“Oh, hello Christmas. Long time no see.” I crawled out of my lounge chair to give him a hug. I was not really surprised to see my old friend. He had never failed in his visits, always bringing a word of comfort and friendly greetings. “I’ll get us a couple of hot buttered rums. Was looking for an excuse to have one anyway.”
“Oh, delicious idea. It’s not been so long, though. Only a year, remember? I came to see you a week before Christmas last year, but I’m running behind schedule this season. We have only three days before the big day this year. How have you been feeling, my dear?
“Oh, all right for my age, I guess. I was 75 in August, you know. The arthritis makes it hard to get around as much as I’d like, but the pacemaker is keeping me going. Do you want to know about my new support hose? I am disappointed in their quality, considering their price. I think the only thing they support is the bank account of the department store where I bought them.”
Laughing, Christmas said, “I always look forward to my visits with you. Instead of asking for things, you always find a way to make me laugh. But I look in your face and I see that you are tired, my dear. I know that look because I am tired, too.”
“Seventy-five years of being obnoxious will make anyone tired, you silly old goat! But how can you be tired? You are a spirit! The Spirit of Christmas can’t get tired!”
“Oh, but we can, and I am. I want very much to retire.”
Long silence. “I am astonished! Christmas retires? What about all the little children? What about all the people of the world who believe in you?”
Christmas laughs again, his jolly voice booming in the small apartment. “Surely you don’t think I am the only Spirit of Christmas? There are many! Can you really think just one person, uh, spirit, can do this enormous job? The Santa/toys thing is just the tip of the iceberg, and people have made it so commercial, it has lost most of its meaning. The real job is 365 days a year of providing comfort and cheer, and sometimes relief, to everyone. That part of the job is still rewarding, but the sadness and pain one sees eventually wears the spirit out. I have been serving humanity for only 580 years, but I have become…What is the phrase?…Oh, yes…Burned out. There seems to be a significant amount of rum in this hot buttered.”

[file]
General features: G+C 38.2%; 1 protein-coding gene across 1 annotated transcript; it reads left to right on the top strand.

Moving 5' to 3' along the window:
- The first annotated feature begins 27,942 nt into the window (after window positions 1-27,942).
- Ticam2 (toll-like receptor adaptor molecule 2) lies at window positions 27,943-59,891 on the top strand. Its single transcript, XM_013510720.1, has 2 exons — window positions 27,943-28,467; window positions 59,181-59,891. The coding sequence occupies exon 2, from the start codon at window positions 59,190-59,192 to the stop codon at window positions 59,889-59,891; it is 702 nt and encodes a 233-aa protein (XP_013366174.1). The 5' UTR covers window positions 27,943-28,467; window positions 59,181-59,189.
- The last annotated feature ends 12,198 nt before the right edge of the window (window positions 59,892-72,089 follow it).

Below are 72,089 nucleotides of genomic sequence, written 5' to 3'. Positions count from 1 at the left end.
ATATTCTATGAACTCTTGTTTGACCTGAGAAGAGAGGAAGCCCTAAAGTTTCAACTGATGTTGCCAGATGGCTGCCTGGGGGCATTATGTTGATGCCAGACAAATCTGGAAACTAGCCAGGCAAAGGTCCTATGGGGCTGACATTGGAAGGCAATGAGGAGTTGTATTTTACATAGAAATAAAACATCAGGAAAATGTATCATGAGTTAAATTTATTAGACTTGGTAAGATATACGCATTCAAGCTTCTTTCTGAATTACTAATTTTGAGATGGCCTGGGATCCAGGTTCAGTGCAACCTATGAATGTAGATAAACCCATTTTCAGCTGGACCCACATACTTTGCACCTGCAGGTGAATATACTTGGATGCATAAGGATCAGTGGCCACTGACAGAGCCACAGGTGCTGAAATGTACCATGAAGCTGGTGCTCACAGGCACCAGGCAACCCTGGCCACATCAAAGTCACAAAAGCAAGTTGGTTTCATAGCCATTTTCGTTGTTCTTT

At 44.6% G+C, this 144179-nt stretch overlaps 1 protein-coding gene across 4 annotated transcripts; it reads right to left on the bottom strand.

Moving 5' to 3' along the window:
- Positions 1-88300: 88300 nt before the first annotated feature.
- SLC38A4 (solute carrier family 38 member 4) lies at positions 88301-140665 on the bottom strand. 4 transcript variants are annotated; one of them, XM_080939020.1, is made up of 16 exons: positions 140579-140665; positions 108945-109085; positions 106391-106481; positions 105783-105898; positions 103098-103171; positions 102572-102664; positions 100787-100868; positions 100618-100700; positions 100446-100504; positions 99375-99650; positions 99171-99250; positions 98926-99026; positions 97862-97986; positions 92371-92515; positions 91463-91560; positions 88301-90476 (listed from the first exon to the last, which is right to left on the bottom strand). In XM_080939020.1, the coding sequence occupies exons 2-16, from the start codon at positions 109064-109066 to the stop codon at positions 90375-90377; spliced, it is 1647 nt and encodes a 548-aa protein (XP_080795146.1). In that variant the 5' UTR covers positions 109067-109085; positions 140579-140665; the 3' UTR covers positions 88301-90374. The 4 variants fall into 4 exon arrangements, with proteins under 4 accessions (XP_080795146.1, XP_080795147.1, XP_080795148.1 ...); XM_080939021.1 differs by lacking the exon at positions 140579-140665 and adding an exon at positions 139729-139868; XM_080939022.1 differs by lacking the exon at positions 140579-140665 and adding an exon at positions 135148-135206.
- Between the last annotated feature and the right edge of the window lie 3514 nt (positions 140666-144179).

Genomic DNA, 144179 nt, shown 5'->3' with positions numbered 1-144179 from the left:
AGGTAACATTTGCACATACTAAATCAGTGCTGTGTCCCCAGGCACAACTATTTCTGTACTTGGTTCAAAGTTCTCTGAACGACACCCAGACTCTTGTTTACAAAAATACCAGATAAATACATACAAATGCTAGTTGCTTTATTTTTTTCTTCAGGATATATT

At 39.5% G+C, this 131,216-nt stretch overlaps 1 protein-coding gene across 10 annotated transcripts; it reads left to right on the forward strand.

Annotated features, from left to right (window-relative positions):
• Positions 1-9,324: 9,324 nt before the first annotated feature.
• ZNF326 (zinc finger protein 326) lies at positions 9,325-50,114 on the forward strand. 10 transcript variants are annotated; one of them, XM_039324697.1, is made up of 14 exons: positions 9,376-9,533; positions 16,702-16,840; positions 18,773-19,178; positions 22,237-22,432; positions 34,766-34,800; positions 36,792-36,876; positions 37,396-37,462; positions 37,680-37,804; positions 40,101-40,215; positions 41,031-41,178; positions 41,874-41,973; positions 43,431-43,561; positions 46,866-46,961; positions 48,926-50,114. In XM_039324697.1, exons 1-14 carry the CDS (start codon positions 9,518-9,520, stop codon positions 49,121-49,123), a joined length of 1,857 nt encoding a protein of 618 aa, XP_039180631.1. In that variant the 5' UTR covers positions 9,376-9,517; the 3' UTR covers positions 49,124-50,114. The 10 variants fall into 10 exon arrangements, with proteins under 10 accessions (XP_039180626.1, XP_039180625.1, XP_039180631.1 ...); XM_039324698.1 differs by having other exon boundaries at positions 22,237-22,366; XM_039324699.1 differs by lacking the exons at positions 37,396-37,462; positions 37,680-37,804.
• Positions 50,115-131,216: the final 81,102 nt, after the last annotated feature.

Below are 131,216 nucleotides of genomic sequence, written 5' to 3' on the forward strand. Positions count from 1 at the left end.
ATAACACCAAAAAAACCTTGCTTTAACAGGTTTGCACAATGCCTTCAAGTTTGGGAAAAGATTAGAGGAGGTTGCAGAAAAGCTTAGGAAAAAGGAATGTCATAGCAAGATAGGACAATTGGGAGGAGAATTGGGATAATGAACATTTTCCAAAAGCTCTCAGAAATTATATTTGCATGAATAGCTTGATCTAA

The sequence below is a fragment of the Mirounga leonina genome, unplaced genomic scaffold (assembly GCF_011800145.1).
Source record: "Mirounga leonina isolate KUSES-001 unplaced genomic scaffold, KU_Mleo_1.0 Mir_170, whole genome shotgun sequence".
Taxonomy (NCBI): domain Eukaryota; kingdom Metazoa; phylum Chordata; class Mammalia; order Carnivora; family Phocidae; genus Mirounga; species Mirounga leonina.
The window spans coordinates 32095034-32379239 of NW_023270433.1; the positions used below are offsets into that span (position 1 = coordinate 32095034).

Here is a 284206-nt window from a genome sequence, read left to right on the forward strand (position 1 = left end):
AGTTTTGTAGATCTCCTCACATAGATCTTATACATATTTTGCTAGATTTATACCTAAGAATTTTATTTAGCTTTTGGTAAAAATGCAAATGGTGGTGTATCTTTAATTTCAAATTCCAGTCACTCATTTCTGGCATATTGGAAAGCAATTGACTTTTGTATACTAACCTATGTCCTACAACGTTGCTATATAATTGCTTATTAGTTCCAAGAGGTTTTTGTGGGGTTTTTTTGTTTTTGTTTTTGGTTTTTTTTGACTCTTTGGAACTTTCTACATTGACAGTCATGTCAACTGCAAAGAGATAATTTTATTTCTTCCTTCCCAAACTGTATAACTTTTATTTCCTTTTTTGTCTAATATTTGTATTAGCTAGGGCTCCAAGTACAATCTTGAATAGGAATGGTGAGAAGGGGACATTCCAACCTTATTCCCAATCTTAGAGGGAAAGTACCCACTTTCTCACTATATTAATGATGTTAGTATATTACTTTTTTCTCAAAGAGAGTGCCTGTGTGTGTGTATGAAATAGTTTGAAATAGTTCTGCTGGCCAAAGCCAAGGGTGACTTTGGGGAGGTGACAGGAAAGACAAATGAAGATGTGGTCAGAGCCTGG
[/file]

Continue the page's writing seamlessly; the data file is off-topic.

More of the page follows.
“You don’t just appear at Christmas?”
“Not at all, but it is the most difficult time of the year. People get so emotional, especially when I have to take someone away.”
“Take someone away? As in death? Don’t tell me you are the Spirit of Death!” Long pause. “Are you here tonight to take me away?”
“Now, don’t be upset with your old friend, my dear. In fact, I have a job opening for you – A very good job with benefits you can’t even imagine. I need your help. I am asking you to come with me and be my assistant for a year. I will show you the ropes, and after a year, you will be the Spirit of Christmas.”
“No. No. I don’t want to die. I’m not ready. I won’t come with you.”
“Look at your television screen for a minute, dear. I want to show you where you will be in six months if you don’t come with me now.” He patted her arm consolingly.
She couldn’t help but look. Was this some kind of crazy You Tube trick he was pulling on her? But, no. There she was, sitting in a wheelchair, alone in a bleak room, eating something from a tray, but spilling most of it down her front. She could barely see, and her body ached from head to toe. She felt herself wet her pants. “Oh, my God!”
“You see? We need each other. I have chosen you to be my assistant for a number of reasons. You have a sense of humor that will see you through the most difficult times. You are basically kind and compassionate, and have honest, down-to-earth common sense. You are somewhat irreverent, in the sense that you are not impressed at all by wealth or fame, and you know how to tell difficult people where they can go when they are wasting your time.”
I gazed at my old friend Christmas, partly in wonder, partly in horror, and with a generous portion of curiosity. “Then, in fact, I would be Death. I used to watch all those old movies, Death Takes a Holiday, that Twilight Zone one where Robert Redford posed as a policeman. And the Meet Joe Black movie – it’s almost like this. And the ghost stories. All the ghost stories. Am I dreaming a ghost story right now?”
He shook his head and smiled. “You’re going to be just fine, you know. You’re with me. Now go brush your teeth and get into your bed. You won’t need to take your pain medication or your sleep medication tonight. I’ve got you.” He smiled and kissed her lightly on the forehead.
“Can I call my daughter?”
“No, but I’ll be extra gentle with her. It’s better this way.”
I shuffled away towards the bathroom. The pain ruling every step was gradually turning into a pleasant floating sensation.
He looked at his hot buttered rum, which had gone cold. “Merry Christmas,” he whispered.
All is well. Good night and Merry Christmas from Sweet Nan.